In-plane tests on masonry WALLs with digital CRACK sensors and automatic crack detection

Project: Research

Project Details


Post-earthquake structural damage shows that wall collapse is one of the most common failure mechanisms in unreinforced masonry buildings. It is expected to be a critical issue also in Groningen, located in the northern part of the Netherlands, where human-induced seismicity has become an uprising problem in recent years. The majority of the existing buildings in that area are composed of unreinforced masonry; they were not designed to withstand earthquakes since the area has never been affected by tectonic earthquakes. They are characterised by vulnerable structural elements such as slender walls, large openings and cavity walls. Hence, the assessment of unreinforced masonry buildings in the Groningen province has become of high relevance.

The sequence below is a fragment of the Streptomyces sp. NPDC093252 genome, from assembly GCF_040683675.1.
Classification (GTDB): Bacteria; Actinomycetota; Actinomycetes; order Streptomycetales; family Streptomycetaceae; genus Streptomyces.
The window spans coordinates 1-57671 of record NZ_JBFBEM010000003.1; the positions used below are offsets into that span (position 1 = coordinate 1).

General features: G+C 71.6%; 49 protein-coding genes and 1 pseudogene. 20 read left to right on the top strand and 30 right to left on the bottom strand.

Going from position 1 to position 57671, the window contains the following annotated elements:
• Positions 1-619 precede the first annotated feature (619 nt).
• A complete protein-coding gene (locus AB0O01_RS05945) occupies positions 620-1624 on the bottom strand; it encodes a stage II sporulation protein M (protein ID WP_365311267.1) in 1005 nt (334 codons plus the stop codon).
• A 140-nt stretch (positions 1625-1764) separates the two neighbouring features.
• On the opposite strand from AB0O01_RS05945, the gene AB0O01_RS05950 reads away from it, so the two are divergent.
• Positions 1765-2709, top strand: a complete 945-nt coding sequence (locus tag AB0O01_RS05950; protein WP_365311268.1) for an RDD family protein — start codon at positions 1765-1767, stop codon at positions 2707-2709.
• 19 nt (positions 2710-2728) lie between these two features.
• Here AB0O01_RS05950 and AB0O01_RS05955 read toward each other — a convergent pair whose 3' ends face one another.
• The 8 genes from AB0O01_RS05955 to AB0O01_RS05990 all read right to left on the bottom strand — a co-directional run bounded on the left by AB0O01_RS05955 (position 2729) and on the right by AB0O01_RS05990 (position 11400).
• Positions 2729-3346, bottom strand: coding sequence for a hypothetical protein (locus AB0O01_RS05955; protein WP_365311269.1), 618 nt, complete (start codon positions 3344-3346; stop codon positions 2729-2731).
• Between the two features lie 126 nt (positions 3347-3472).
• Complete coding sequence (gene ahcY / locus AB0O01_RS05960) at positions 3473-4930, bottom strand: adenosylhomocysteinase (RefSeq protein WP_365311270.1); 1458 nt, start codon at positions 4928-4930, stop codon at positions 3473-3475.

The abovementioned issue motivates engineering companies in the region to research seismic assessments of the existing structures. One of the biggest challenges is to be able to monitor structures during events in order to provide a quick post-earthquake assessment hence to obtain progressive damage on structures. The research published in the literature shows that crack detection can be a very powerful tool as an assessment technique. In order to ensure an adequate measurement, state-of-art technologies can be used for crack detection, such as special sensors or deep learning techniques for pixel-level crack segmentation on masonry surfaces. In this project, a new experiment will be run on an in-plane test setup to systematically propagate cracks to be able to detect cracks by new crack detection tools, namely digital crack sensor and vision-based crack detection. The validated product of the experiment will be tested on the monument of Fraeylemaborg.
Short titleWALL-CRACK
Effective start/end date1/09/2331/08/24

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